Maia and I mixed up some salt puffy paint recently and she got to paint using squeeze bottles, which was a big hit.
This puffy paint recipe was sent to me by Kimberly Stoney, a woman who tests and develops crafts for a children’s magazine. She’s the one who also sent me the recipe for the Rainbow in a Bag color mixing experiment.
Here’s the puffy paint recipe…
Salt Puffy Paint Recipe
This recipe is not so much about mixing as about colors playing with and off each other.
- 2/3 cup of flour
- 2/3 cup of salt
- Water (2/3 cup)
- 2 squeeze containers from craft store ($1.99 for package of 2 found in craft store-cake supplies)
- 1 tablespoon tempera paint (at least 2 colors)
How to Make the Salt Puffy Paint
1. Mix the ingredients together in a big bowl. It will yield enough for 2 containers of wet mix.
2. Measure 1/2 of the mix out into a smaller container.
3. Add 1 tablespoon of tempera paint and mix well.
4. Adjust the color by adding 1 teaspoon at a time up to 3 extra teaspoons. The consistency will be similar to stirred sour cream.
5. Pour into squeeze bottle. Repeat with another color for the second ½ of mix.
6. Give the child the bottles and let them squeeze the paint out.
This salt puffy paint will settle over days if not used. Store the bottles in the fridge for up to week. Shake and remove the plastic wrap for play.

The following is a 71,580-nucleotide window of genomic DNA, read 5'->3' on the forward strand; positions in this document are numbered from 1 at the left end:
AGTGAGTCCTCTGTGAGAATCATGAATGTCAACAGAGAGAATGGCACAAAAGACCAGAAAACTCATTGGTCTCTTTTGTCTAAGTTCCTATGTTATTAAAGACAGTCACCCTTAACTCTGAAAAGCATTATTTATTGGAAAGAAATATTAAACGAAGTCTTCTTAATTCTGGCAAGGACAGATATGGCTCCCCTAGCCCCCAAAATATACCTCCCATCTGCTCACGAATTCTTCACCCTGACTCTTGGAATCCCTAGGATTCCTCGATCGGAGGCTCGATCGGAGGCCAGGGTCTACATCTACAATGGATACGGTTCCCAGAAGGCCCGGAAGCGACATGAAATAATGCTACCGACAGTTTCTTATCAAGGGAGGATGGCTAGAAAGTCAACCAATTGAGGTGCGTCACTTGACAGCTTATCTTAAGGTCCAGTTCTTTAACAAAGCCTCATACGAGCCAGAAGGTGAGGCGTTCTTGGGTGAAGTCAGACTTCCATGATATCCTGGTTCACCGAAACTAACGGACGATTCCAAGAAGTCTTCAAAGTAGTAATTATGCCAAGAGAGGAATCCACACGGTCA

How to Use the Salt Puffy Paint
To paint with the salt puffy paint, squeeze the mixture out onto foam core or heavy card stock* in any design desired.
Kids might want to squeeze in one place and not move the squeeze bottle. That’s fine or you can encourage them to move it around a bit. (Mantra to repeat here—“Stay on the paper, stay on the paper…”)
*The heavy, wet mix can make paper very soggy so stay away from construction paper. And just so you know, regular cardboard weeps leaving a water stain around the art work.
Let the puffy paint artworks dry.
It will just take a little longer to dry if it thick. When it does dry, the salt turns back into beautiful crystals again and the whole thing glitters.
Note: We used squeeze bottles from the cake decorating section of the craft store as well as one of those plastic icing bags. Both seemed to work well.
You can see the salt crystals in the completed artworks, which is pretty neat.
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